The Jersey City Council narrowly voted in favor of a 911 dispatch study by a private company at the tail end of last night’s six-hour meeting.
By John Heinis/Hudson County View
The third time was the charm for a $213,085.11 contract for “IXP Corporation completion of initial workshops, technology assessment and gap analysis, and desires to purchase these services from SHI International Corp.,” the resolution says.
The governing body voted down the agreement in 2-6 back in November, with Ward B Councilwoman Mira Prinz-Arey and Councilwoman-at-Large Amy DeGise voting yes – Councilman-at-Large Daniel Rivera was absent.
The measure was reintroduced last month in light of renewed concerns about 911 calls not being answered, though it ended up being withdrawn by the administration after dozens of dispatchers spoke against it, citing concerns that this would be the first step towards privatization.
“On this 10.44, I just want to let them know, over the last few years, no one has been hired in the radio room. They purposely let the radio room fall apart and it’s a shame,” began Ward C Councilman Rich Boggiano, a retired police detective.
“And the supervision, the people in charge, the director, the assistant director that we have should’ve done something about it three years ago, four years ago but they let it deteriorate. Spending money on IXP is absolutely a waste of money.”
Ward D Councilman Yousef Saleh said he would support the study, but was clear that he did not support privatization, either.
“I don’t approve of privatization, we’re not there yet. I also don’t like how IXP made fun of Jersey City when we had the incident with Taqueria. I look forward to reading their report and seeing what happens.”
Ward E Councilman James Solomon voted no, stating that “there needs to be some distance” between who is doing the study and who the provider is, and Ward F Councilman Frank “Educational” Gilmore subsequently also voted against the measure.
Finally, Council President Joyce Watterman said she was going to vote for the study since, through her own research, she’s heard that “favoritism” and “things that’s going on that’s just not right” are common at the dispatch center and need to be fixed.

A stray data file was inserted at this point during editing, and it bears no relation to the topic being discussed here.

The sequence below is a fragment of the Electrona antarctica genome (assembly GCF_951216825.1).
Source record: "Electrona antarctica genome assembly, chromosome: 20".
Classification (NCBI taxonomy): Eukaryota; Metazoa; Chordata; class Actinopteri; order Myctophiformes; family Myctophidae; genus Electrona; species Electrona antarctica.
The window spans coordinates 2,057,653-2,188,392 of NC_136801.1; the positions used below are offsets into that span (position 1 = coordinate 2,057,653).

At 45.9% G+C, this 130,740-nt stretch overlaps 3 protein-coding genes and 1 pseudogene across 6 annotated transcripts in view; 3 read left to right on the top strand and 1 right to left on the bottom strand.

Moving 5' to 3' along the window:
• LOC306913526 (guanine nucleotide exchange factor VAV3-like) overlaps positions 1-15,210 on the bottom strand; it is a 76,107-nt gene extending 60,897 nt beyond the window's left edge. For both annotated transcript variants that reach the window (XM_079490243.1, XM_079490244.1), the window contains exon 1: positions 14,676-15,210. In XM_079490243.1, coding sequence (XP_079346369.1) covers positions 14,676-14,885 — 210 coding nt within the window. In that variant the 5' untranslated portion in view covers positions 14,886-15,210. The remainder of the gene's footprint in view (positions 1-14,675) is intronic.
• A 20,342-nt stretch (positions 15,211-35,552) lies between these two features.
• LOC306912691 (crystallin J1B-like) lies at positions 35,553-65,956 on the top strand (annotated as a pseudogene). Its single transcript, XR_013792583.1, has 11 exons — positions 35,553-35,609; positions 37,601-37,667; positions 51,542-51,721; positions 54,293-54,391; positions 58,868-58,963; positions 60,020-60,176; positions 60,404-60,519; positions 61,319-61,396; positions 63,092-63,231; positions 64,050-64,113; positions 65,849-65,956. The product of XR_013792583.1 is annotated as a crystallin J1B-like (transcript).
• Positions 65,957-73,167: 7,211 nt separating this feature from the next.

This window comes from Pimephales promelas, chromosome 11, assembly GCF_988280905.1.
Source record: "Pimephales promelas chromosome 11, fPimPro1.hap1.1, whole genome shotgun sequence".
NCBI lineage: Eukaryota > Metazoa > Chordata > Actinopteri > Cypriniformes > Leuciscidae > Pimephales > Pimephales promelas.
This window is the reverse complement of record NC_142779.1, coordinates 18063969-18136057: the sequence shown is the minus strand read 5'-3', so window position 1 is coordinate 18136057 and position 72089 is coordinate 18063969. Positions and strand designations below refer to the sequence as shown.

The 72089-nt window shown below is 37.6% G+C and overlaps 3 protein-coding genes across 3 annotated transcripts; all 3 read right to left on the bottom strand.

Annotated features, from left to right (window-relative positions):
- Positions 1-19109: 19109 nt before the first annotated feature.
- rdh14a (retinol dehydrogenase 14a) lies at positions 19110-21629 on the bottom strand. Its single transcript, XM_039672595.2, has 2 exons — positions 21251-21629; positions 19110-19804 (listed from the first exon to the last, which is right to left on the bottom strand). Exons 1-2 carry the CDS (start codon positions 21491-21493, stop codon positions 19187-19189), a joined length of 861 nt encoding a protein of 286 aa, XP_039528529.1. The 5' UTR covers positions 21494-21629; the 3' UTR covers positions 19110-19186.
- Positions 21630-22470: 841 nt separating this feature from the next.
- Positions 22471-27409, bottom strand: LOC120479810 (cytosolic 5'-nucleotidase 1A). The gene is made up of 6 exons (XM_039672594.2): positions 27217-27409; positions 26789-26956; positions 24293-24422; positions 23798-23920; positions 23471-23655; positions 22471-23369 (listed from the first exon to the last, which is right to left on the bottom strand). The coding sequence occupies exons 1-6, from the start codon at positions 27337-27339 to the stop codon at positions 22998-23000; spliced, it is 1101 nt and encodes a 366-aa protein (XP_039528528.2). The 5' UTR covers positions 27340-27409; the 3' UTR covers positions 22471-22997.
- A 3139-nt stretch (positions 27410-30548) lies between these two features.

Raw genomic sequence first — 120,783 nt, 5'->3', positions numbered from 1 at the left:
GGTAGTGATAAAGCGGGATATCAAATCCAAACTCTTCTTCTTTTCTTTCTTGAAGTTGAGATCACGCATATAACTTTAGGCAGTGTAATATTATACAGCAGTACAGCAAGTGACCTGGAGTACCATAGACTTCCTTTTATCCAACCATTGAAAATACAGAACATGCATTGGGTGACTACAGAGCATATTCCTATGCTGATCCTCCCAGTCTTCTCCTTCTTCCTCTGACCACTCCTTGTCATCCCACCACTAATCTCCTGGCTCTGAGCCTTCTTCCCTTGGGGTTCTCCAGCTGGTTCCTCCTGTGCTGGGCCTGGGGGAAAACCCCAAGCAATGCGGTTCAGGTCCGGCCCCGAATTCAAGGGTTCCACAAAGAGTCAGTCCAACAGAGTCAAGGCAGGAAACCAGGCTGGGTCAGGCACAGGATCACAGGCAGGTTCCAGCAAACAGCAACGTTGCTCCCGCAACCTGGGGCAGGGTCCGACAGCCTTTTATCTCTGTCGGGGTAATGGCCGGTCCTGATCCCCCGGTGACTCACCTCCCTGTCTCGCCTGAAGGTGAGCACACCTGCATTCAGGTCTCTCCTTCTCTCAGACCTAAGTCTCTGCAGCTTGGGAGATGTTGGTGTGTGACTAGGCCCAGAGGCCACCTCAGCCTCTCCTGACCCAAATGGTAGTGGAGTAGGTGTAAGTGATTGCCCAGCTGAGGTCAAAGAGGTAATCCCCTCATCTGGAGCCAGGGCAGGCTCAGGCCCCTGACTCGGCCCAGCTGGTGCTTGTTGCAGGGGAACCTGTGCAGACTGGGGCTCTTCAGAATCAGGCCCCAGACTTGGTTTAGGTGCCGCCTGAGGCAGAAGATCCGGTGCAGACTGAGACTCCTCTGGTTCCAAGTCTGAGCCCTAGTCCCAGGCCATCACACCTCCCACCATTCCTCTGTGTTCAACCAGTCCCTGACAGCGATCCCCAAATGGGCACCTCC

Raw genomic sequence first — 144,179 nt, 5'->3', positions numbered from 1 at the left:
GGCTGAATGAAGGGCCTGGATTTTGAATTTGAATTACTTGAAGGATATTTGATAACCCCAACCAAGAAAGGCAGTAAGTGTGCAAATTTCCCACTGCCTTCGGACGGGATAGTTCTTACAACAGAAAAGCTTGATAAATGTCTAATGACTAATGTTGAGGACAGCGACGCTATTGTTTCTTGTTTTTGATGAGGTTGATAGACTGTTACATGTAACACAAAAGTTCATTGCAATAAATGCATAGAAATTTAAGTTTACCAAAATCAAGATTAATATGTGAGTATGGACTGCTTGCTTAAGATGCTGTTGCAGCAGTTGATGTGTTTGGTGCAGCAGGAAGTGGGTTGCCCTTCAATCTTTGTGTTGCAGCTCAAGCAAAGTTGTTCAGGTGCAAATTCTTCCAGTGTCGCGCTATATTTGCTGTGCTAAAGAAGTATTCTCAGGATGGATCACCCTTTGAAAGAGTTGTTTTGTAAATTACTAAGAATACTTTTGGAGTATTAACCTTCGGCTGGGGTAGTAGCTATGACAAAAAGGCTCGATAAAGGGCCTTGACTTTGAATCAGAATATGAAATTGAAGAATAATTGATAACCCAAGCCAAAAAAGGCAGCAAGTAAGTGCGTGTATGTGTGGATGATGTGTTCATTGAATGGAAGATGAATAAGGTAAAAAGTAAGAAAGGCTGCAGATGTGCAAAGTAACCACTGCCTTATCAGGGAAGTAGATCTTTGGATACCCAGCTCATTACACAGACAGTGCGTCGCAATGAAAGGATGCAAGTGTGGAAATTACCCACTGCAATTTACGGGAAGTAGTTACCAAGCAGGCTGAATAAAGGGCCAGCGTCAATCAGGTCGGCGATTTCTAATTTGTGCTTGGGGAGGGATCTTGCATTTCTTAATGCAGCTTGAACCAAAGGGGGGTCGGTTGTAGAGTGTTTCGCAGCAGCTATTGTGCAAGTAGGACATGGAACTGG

“I believe we have to be fair. Now if we hire this company, they still have to come back to the council for any approvals or adjustment. But there are people over there, and I’ve found out, who have not gotten a raise in 30 years. But then yet, there’s other people who have,” she stated.
“Something is wrong. I don’t care. Something is wrong. Now, if I had my way, I would get rid of management – but it’s not my way – because I think management have failed. Certain things should’ve been done and that’s just the truth. So the reason I’m voting yes is to see if somebody else can come in and look at it, and if they don’t do what they’re supposed to do, then we have to go back to square one and see if we can get a new management team in there to really move that department forward.”
The local legislation was ultimately approved 5-3, with Boggiano, Solomon, and Gilmore voting no. Rivera was absent.
At the unveiling of the new Public Safety Headquarters on Tuesday, about two hours after Mayor Steven Fulop announced he was running for governor in 2025, he said that the council would be voting on the private study again and was hopeful it would pass.
“There’s no question there’s been issues around the 911 system. We recognize it needs to be fixed. There’s tens of thousands of calls that come into that system. 99.999 percent of them get answered promptly. It’s unacceptable to have any of them that aren’t answered promptly. That’s why we take it very, very seriously,” Fulop stated at the time.
“That proposal for studying it will be back in front of the city council again. As long as the city council has questions around it, we will answer them. This is just a study with recommendations. The hope is it passes at the next council meeting.”